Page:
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" 'Los Moros Hienne."

TRANSLATION OF THE CELEBRATED SPANISH ROMANCE.

THERE'S a sound of arrows on the air,

, A sound of the thundering atabal, I see through the trees the banners glare;

This eve they shall hang on the Christian's wall, And the haughty hands that those banners bore, This eve shall be stiff in their own dark gore.

Then leave me, sweet lady, thy starry eyes

Are made for love, and love alone; Those glowing lips are for passion's sighs;

That form for the silk and the gold of a throne. Before the dawning sky is red, Yon plain shall be heap'd with the dying and dead.

Hark! hark! 'tis the Christian's battle-horn,

Behold the red-cross standard wave Like a fiery stream in the opening morn,

The shout is “glory or the grave.” Unclasp thy hand-no tears-away! The Saracen shouts his last to-day.

One kiss, sweet love, go-pray for Spain,

Light every taper-pray for him
Whose soul may on that fatal plain

But linger for thy parting hymn.
No! be that idle thought forgiven,
We'll me in bliss in earth or heaven.

Song

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Song.

BY JOSIAH CONDER.

'TWA
"WAS not when early flowers were springing,

When skies were sheen,

And wheat was green,
And birds of love were singing,
That first I loved thee, or that thou
Didst first the tender claim allow.

For when the silent woods had faded

From green to yellow,

When fields were fallow,
And the changed skies o'ershaded,
My love might then have shared decay,
Or pass'd with summer songs away.

'Twas winter: cares and clouds were round me,

Instead of flowers

And sunny hours,
When Love unguarded found me.
'Mid wintry scenes my passion grew,
And wintry cares have proved it true.

Dear are the hours of summer weather,

When all is bright,

And hearts are light,
And Love and Nature joy together.
But stars from night their lustre borrow,
And hearts are closer twined by sorrow,

Ten years Ago.

BY ALARIC A. WATTS.

“That time is past,
And all its aching joys are now no more,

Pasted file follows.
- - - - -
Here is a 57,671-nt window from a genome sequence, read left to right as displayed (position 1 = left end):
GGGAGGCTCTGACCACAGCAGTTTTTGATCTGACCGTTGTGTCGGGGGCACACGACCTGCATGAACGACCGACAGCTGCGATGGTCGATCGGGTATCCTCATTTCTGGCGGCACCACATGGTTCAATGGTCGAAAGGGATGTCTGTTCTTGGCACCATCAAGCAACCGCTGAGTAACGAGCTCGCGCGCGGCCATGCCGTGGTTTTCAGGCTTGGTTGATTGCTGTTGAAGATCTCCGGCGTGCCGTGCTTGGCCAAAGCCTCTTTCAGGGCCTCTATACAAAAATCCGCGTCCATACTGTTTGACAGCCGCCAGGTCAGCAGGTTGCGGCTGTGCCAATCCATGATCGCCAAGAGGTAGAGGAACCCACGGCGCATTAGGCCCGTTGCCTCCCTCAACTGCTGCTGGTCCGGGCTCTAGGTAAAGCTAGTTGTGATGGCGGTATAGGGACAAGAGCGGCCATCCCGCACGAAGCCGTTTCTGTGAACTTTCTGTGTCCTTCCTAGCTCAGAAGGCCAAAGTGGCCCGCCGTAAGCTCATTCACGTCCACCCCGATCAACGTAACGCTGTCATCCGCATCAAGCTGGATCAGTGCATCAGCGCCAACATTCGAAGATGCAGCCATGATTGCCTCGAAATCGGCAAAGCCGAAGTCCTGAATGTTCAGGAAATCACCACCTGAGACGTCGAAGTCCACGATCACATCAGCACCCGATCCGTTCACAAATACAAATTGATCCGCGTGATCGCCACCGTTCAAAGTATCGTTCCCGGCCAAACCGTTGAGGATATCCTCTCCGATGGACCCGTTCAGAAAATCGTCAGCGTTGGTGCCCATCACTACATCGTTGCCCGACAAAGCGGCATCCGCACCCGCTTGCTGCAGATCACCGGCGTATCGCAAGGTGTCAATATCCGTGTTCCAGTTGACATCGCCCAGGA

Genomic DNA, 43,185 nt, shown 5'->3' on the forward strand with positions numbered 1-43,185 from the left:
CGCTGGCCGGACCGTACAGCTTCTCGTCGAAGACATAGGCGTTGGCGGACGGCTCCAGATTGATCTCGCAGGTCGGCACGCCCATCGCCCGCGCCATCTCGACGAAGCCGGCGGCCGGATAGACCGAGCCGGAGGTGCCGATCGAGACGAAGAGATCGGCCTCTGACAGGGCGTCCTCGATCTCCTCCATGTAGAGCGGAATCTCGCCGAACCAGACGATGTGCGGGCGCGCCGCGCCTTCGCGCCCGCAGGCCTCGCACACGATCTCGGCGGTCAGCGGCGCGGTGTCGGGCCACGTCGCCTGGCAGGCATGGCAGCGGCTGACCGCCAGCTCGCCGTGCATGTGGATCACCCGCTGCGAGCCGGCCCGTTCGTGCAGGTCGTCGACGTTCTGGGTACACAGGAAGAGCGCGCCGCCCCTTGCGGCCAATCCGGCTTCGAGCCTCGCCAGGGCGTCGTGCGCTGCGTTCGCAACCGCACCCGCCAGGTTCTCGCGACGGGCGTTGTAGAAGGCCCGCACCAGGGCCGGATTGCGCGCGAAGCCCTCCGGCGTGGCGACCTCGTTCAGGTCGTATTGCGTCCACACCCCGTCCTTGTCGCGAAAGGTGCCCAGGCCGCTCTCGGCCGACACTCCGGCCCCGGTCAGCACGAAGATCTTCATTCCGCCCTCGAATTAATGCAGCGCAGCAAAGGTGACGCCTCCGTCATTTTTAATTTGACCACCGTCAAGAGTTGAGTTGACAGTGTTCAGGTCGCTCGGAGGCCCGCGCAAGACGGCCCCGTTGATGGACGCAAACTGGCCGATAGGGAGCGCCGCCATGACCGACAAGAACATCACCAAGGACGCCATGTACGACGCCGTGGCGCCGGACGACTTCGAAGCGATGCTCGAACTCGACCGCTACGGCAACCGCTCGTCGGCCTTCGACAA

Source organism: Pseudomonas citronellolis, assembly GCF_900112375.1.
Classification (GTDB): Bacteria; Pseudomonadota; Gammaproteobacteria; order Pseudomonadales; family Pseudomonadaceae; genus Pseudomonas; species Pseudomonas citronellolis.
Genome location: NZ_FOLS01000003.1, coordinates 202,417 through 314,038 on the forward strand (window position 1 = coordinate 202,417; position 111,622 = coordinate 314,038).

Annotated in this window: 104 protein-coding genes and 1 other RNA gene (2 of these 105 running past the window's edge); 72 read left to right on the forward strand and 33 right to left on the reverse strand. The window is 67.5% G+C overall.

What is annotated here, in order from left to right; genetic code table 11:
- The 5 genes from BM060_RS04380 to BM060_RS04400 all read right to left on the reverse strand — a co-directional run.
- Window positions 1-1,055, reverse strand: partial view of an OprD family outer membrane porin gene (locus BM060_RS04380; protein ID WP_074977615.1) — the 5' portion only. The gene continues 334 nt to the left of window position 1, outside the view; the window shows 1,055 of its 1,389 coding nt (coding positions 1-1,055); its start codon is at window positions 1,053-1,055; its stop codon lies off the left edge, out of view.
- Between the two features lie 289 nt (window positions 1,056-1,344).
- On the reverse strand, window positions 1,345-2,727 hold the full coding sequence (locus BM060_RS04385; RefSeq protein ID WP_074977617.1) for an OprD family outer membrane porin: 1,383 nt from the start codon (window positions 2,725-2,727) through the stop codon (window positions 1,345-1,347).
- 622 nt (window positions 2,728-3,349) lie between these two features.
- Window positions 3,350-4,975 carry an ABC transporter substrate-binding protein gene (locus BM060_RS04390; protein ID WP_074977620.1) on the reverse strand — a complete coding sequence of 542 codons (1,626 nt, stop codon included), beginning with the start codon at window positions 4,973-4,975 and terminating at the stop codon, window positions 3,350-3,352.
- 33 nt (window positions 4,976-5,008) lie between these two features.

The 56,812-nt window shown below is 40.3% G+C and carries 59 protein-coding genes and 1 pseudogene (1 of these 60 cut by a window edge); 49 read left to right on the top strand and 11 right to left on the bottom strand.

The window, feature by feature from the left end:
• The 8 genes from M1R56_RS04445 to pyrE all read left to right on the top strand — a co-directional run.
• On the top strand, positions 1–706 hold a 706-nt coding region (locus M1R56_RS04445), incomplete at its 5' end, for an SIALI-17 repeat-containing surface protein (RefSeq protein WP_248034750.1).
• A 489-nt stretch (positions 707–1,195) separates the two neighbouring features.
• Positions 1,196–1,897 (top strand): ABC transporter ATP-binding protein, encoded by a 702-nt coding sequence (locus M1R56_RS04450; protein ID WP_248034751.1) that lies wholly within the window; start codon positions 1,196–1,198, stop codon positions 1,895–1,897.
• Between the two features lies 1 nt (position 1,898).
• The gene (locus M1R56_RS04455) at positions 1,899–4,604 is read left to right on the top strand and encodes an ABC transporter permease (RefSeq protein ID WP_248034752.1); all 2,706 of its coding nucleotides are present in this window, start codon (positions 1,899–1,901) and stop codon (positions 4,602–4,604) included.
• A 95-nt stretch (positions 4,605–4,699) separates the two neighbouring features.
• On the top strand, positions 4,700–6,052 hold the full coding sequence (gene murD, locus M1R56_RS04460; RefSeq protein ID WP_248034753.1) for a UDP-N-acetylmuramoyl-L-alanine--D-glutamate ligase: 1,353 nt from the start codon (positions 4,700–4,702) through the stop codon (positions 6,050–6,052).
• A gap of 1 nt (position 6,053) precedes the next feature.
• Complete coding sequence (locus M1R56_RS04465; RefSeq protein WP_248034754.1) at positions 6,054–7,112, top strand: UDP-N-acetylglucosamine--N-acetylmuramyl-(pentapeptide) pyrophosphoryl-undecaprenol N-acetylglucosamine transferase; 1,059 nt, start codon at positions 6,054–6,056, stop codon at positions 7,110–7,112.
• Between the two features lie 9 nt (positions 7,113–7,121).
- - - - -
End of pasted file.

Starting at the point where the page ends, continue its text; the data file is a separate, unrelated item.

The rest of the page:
And all its dizzy raptures! Not for this
Faint I, nor mourn, nor murmur. Other gifts
Have follow'd for such loss, I would believe,
Abundant recompense."

-WORDSWORTH.

TEN years ago, ten years ago,

Life was to us a fairy scene; And the keen blasts of worldly woe

Had seard not then its pathway green. Youth and its thousand dreams were ours,

Feelings we ne'er can know again;
Unwither'd hopes, unwasted powers,

And frames unworn by mortal pain:
Such was the bright and genial flow
Of life with us-ten years ago.

Time has not blanch'd a single hair

That clusters round thy forehead now; Nor hath the cankering touch of care

Left even one furrow on thy brow. Thine eyes are blue as when we met,

In love's deep truth, in earlier years ; Thy cheek of rose is blooming yet,

Though sometimes stain'd by secret tears ; But where, oh where's the spirit's glow That shone through all ten years ago ?

Ten Years Ago.

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I, too, am changed—I scarce know why

Can feel each flagging pulse decay ; And youth and health, and visions high,

Melt like a wreath of snow away. Time cannot sure have wrought the ill,

Though worn in this world's sickening strife,
In soul and form I linger still

In the first summer month of life;
Yet journey on my path below,
Oh! how unlike-ten years ago.

But look not thus ;-I would not give

The wreck of hopes that thou must share, To bid those joyous hours revive,

When all around me seem'd so fair. We've wander'd on in sunny weather,

When winds were low and flowers in bloom,
And hand in hand have kept together,

And still will keep, 'mid storm and gloom;
Endear'd by ties we could not know
When life was young-ten years ago.

Has fortune frown'd? Her frowns were vain,

For hearts like ours she could not chill
Have friends proved false? Their love might wane,

But ours grew fonder, firmer still.
Twin barks on this world's changing wave,

Steadfast in calms, in tempests tried ;
In concert still our fate we'll brave,

Together cleave life's fitful tide ;
Nor mourn, whatever winds may blow,
Youth's first wild dreams-ten years ago.

Have we not knelt beside his bed,

And watch'd our first-born blossom die ? Hoped, till the shade of hope had fled,

Then wept till feeling's fount was dry ?

Was it not sweet, in that dark hour,

To think, 'mid mutual tears and sighs,
Our bud had left its earthly bower,

And burst to bloom in Paradise ?
What to the thought that soothed that woe
Were heartless joys-ten years ago.

Yes, it is sweet, when heaven is bright,

To share its sunny beams with thee;
But sweeter far, 'mid clouds and blight,

To have thee near to weep with me.
Then dry those tears ;—though something changed

From what we were in earlier youth,
Time, that hath hopes and friends estranged,

Hath left us love in all its truth;
Sweet feelings we would not forego
For life's best joys-ten years ago.

A Woman's Farewell.

THE

'HE waves are all at rest on yon river's shining breast, And in evening's sweet light sleep the towers of Thou

louse; The bright-hair'd god of day ere long will pass away,

And twilight be shedding her shadows and dews.

'Tis now that silent hour when love hath deepest power

To stir the soft heart with its dreams of delight; When even the sickening thrill of hope delay'd still,

And the sunbeams of feeling grow golden and bright.

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